Delaware Courts present budget request of $105.5M

By Joseph Edelen
Posted 3/29/22

DOVER — The Delaware Courts presented budget requests for the 2023 fiscal year at the Joint Committee on Capital Improvement’s public hearing on Tuesday.

The Judicial Branch was among …

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Delaware Courts present budget request of $105.5M


DOVER — The Delaware Courts presented budget requests for the 2023 fiscal year at the Joint Committee on Capital Improvement’s public hearing on Tuesday.

The Judicial Branch was among the state agencies which outlined how the requested funds would be allocated for their respective capital improvement projects ahead of the introduction of the annual Bond Bill in June.

As a part of the Governor’s Recommended Budget, it was suggested that the Judicial Branch be allocated $80 million for Family Court facility projects, $12 million for Custom House renovations, $1 million for Minor Capital Improvement projects and $1,273,428 for renovations to the elevators at the Leonard L. Williams Justice Center in Wilmington.

The Delaware Courts’ request for the 2023 fiscal year was presented to the Bond Committee by Chief Justice Collins J. Seitz Jr. Aside from a difference in the amount of requested funds for the Custom House, the agency’s requested funds aligned with the GRB.

For FY 2023, the Judicial Branch requested $80 million for Family Court facility projects, $24 million for Custom House renovations and $1.5 million for MCI projects. The recommended funding to renovate the elevators at the Justice Center would no longer be needed, according to Chief Justice Seitz, who said the repairs would now be fully funded through the Office of Management and Budget.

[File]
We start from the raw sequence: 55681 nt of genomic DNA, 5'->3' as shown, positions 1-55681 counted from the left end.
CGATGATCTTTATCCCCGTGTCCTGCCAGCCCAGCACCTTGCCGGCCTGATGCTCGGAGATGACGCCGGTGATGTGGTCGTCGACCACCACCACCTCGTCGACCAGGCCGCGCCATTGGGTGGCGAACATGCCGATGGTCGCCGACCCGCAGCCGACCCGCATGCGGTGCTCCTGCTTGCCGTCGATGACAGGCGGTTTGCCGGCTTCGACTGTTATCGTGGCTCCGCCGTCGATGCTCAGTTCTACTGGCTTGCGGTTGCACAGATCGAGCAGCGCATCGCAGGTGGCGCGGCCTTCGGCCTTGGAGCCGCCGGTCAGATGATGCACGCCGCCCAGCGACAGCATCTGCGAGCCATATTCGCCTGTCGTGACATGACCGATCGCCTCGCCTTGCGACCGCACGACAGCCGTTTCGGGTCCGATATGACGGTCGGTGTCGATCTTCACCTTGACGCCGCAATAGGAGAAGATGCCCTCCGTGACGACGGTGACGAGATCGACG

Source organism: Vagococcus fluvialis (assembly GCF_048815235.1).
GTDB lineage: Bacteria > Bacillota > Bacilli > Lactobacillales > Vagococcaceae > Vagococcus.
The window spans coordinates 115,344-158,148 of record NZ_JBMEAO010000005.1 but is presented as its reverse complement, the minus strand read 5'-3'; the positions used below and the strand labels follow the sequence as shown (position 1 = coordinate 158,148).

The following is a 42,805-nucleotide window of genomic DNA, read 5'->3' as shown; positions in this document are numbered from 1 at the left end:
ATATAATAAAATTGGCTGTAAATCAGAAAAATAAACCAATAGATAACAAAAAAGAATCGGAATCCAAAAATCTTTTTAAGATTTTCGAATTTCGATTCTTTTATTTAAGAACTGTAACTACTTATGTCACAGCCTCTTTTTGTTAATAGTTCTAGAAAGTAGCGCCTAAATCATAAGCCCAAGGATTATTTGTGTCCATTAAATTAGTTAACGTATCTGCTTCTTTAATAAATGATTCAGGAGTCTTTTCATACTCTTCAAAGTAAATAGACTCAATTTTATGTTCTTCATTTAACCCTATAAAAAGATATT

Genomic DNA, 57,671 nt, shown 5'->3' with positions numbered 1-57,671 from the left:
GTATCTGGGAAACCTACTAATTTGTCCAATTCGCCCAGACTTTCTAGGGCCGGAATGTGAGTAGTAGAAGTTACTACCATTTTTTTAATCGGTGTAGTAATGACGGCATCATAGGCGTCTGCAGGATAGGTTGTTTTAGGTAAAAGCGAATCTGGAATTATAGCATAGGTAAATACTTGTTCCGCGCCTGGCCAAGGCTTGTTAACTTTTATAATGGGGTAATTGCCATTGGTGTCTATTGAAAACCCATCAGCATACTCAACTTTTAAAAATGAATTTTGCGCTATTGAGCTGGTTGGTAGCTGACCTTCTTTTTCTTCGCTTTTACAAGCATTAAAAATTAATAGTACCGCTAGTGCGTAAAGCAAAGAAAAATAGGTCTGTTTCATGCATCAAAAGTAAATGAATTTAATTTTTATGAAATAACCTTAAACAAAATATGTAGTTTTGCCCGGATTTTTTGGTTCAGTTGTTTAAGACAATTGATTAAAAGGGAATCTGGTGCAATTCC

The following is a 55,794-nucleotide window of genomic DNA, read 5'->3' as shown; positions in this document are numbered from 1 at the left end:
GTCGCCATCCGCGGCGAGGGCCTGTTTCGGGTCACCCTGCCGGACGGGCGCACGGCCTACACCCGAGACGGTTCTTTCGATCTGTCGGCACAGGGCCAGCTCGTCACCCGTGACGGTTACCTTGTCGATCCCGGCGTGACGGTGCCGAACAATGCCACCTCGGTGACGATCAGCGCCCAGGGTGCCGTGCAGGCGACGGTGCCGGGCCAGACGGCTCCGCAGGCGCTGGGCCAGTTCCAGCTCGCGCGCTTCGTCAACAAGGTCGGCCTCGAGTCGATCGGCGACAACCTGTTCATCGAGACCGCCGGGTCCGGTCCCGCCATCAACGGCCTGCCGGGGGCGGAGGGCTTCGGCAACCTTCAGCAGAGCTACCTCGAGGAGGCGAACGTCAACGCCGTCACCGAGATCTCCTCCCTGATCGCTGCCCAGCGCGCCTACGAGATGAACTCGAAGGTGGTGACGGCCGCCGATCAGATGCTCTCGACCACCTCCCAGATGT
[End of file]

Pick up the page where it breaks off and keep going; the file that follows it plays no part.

For the Delaware Courts’ Family Court facility projects, the branch has been allocated $145.7 million since the 2016 fiscal year. The Judicial Branch has plans to construct two new Family Court facilities, one each in Kent and Sussex counties. Appropriated funds for these respective projects have been temporarily restricted as construction companies bid for each project.

The Judicial Branch estimates that the Kent County facility project will cost $122 million, while the Sussex County facility will cost an estimated $115 million.

Progress has already been made on both projects, according to Chief Justice Seitz. He said that the branch has secured the property for the Sussex facility, conducted soil investigations on the site and established development agreements consistent with Department of Natural Resources and Environmental Control guidelines, as well as other strides.

“We’ve done a lot of the site work, and the rezoning and variances have been granted, our parking study has been completed, and we’re bidding the utility relocation bid package,” Chief Justice Seitz said.

“Knock on wood, but we’re looking at a groundbreaking this year.”

Additional funding for the project is expected to come as a result of the facility’s approval for the Brownfields designation. This designation provides grants and technical assistance to those who assess, safely clean up and sustainably reuse contaminated properties.

The Delaware Courts expect bidding on demolition, sitework, foundations, steel and the parking garage to be completed in April, with an anticipated groundbreaking in June. Sitework is anticipated to begin in September with an estimated completion in the winter of 2024.

Chief Justice Seitz stated that the same progress is being made for the Kent County Family Court facility, though it is a few months behind the Sussex facility in the process. Property acquisitions and historic district and zoning approvals are expected to be completed in April, and the demolition and groundbreaking for the project is expected in September. After groundbreaking, sitework will commence with a target completion date of the spring of 2025.